LS: finding william, finding myself
Photo left: Bill Ebauer and Joy Snider, Baltimore, MD, 1952.
My husband requested a crazy birthday present this past weekend. "Three hours of complain-free help in cleaning the house."
He'll be finishing up his MA in Theology this year and going on for a PhD so we've had some major shake-ups in household duties and fiscal responsibilities. In other words, I bring home most of the bacon and he fries it up in a pan.
My first thought? "Why didn't I think about a present like that when I was the one with those responsibilities?"
So the kids and I joined him at 9:30 on his birthday. We toted lots of books, shelved them, and some of us ended up down in the basement. The Wallers built our house in 1882; the basement is dirt, rich, dark dirt. I looked like I had been on the outskirts of a volcanic eruption when I was through.
My job? Go through a corner full of boxes; throw out what we didn't want to keep; and arrange the rest into plastic tubs. Most of the boxes held papers and pictures, keepsakes and cards from people I didn't know, never knew, never knew that I never knew!
But nested inside a box filled with snapshots and report cards, an old spiral notebook waited to be found. The cover was thick and hard, truly cardboard, the spiraled wire a tad rusted, no writing on the outside told me to whom it had belonged. When I opened the cover, however, I knew right away. My father's handwriting, slanted and artistic, yet male, even and flowing, filled page after page.
I cried. Let's get that out of the way. Every time I see my father's handwriting I grieve. He held the pen, he wrote those words. He is gone and I am left only with memories and envelopes and handwriting. Thankfully, he was an artist, and I have his paintings as well. But there's something so intimate in the handwriting of the dead, this physical remnant of their everydayness. The dead don't leave behind in any tangible way the manner in which they stirred their coffee or dragged a comb through their hair. Only in our minds do we see our mothers blot their lipstick on a kleenex or our fathers put in their cufflinks or shuffle through their wallets for a dollar bill. But handwriting sits before us in real ink on real paper, a snapshot of "their way".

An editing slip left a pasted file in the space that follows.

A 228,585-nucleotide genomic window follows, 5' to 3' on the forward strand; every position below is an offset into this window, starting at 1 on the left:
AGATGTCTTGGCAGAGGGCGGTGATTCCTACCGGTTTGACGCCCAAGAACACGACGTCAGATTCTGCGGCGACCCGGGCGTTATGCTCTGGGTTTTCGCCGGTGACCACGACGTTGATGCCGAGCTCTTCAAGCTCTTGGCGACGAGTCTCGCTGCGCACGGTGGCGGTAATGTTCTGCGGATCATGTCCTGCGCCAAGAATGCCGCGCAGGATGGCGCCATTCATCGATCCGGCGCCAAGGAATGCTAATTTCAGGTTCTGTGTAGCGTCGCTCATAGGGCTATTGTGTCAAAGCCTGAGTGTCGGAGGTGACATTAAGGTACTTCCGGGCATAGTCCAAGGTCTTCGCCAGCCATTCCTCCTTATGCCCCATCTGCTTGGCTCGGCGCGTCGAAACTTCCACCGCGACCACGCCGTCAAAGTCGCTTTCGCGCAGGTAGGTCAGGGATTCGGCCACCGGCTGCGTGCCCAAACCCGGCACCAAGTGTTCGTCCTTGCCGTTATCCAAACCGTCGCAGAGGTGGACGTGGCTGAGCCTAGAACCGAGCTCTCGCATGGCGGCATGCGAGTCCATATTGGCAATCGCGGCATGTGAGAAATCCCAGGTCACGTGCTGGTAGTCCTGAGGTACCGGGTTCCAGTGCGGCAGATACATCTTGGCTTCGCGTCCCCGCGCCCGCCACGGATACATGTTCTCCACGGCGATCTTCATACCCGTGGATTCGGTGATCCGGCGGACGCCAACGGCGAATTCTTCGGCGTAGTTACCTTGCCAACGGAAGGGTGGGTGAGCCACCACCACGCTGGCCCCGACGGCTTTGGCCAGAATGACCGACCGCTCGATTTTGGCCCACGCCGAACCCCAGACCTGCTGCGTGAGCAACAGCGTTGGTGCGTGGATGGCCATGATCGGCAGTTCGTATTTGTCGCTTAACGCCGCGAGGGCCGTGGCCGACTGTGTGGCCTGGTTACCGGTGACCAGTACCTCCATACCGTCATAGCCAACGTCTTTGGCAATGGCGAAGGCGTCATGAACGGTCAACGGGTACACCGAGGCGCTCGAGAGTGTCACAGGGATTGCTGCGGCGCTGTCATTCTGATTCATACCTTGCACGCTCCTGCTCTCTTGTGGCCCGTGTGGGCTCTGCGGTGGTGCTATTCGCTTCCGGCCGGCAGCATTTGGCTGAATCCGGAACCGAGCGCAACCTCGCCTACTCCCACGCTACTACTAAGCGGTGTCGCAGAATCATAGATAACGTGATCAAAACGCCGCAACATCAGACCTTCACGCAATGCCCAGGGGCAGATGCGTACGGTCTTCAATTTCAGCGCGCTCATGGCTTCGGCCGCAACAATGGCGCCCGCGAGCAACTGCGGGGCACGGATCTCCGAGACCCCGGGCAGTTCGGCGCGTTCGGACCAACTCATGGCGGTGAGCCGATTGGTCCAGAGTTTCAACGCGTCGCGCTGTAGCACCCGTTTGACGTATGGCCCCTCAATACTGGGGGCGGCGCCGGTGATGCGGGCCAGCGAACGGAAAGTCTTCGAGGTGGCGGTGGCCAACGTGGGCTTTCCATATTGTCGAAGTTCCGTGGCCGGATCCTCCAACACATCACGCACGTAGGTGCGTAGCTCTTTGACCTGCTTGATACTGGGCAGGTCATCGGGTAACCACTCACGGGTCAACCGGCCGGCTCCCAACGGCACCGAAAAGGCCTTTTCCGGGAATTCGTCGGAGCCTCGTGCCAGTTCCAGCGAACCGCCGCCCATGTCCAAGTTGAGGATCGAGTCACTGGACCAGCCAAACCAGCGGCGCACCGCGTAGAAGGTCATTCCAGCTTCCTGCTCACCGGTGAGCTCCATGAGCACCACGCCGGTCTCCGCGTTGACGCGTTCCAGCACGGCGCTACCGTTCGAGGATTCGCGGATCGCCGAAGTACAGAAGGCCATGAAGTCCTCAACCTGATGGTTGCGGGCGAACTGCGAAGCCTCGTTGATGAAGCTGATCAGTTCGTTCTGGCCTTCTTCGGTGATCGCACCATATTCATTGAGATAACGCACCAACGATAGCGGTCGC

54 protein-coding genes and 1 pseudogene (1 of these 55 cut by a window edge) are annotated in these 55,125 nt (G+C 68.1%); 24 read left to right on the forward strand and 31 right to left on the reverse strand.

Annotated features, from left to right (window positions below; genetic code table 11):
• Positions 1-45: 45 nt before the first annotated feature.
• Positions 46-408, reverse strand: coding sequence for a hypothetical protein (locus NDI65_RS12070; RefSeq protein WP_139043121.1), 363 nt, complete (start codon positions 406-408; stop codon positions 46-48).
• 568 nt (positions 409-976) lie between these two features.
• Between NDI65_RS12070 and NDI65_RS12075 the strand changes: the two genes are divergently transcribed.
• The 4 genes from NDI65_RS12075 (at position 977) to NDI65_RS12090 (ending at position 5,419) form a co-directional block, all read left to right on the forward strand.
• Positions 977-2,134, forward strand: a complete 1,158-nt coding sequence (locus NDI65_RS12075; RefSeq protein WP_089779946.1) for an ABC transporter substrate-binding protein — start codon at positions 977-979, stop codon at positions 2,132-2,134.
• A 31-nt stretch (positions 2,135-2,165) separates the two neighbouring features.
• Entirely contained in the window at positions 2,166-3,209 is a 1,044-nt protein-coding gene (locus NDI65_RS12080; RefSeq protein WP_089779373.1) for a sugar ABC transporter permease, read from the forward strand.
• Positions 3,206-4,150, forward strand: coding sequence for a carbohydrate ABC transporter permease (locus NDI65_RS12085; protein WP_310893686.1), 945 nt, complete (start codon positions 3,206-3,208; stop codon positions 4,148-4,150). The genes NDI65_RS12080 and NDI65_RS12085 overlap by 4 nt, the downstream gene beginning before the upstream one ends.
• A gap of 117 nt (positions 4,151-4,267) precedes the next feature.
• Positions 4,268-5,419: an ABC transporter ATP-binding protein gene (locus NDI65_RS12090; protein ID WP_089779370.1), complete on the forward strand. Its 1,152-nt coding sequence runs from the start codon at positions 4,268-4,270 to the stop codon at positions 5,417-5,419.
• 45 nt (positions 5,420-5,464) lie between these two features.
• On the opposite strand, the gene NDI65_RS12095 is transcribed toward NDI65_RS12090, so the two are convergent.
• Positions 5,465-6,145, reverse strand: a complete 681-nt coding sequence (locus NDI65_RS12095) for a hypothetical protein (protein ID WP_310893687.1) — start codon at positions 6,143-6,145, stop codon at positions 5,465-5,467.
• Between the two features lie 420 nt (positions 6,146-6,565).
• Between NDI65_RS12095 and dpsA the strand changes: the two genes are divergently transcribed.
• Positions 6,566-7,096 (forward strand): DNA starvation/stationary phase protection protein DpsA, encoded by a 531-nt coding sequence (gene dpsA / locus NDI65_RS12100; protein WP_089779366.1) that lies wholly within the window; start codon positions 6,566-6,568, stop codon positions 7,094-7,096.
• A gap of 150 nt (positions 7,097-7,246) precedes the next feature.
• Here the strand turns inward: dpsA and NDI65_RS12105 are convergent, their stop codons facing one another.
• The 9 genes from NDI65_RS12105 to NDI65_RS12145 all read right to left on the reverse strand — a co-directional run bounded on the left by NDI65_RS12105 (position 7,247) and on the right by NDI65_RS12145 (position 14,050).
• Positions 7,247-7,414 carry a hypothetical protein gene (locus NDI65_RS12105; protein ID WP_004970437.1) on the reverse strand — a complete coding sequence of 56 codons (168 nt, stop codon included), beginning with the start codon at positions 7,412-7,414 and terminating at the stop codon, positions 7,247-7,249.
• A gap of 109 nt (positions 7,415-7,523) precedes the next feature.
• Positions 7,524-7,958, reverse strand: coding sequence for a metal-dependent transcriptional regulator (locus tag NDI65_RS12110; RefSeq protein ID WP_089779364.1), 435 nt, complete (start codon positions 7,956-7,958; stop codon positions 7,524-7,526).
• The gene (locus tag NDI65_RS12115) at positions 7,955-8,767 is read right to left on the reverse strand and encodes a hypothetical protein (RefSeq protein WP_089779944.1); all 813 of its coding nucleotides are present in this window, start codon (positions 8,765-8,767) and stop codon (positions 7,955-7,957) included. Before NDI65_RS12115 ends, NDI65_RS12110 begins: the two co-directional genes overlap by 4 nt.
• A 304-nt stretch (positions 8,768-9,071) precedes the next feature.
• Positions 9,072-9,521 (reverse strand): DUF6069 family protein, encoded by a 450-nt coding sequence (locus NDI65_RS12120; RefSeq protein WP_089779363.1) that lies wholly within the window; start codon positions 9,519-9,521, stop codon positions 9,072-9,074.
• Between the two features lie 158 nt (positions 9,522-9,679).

Inside the notebook lay poems and thoughts of my father as a young man. He was twenty-three and the year was 1951. I found out he'd wanted to be a priest:
To raise His Body up on high
For all the world to see
To raise His Blood to cleanse the world
For sinners like me to bathe in the hopes
To console the dying and bring them peace
Underneath the garb of black
In a little gold case that holds the Life
And the key to better things.
He'd never said a thing. For in truth, in 1952 he'd met my mother, a woman with cancer. He married her believing she would die soon, that he could bring her comfort in her death.
Quickly I approached her bedside
What could have happened
The tanks, the tent, the hoarse breathing
Dear God, don't let it be.
She was in a light slumber
The void that shuns the pain
Her face was pale and drawn
Her lips drained and thin.
But she lived, recovered, and lived another fifty years. And now, perhaps, I understand my father a little bit more. A man who yearned to be in communion with God, deep communion. He wrote of love, of charity, of death, of marriage. He even wrote of the frustrations of furniture shopping with one's fiancee in a piece he titled, "On Furniture and Other Things."
"Should it be gold and brown, or coral and coco? Well, it wasn't any. It turned out coral and black. It's like the old saying, 'Did you ever have the feeling you wanted to go and still the feeling you wanted to stay?'"
Why do I write of these things? These discoveries which strip away the hard coverings of my father and reveal the young man beneath? Because in this book I found myself, that portion of me that must write life down, and I found it in a place I never knew existed. And somehow, finally, it all makes sense. Perhaps I write for different reasons than I ever thought. Perhaps I write not because I can or because I ought. Perhaps I write because I am my father's daughter, and he was just like me, but somewhere along the line (was it due to marriage, his practice, his children) he simply stopped writing things down.
That's all we do, really, isn't it? We're just writing things down. Sometimes I forget the true simplicity of what I do. But a reminder surfaced in a dirty old basement and gave me reason to keep placing pen to paper, to write of love and charity and marriage, to write of death and dreams and even furniture shopping.
To write of life, to write of God, to write of life.
Lisa Samson writes from an old house in Lexington, KY. Find her at http://www.lisasamson.com/.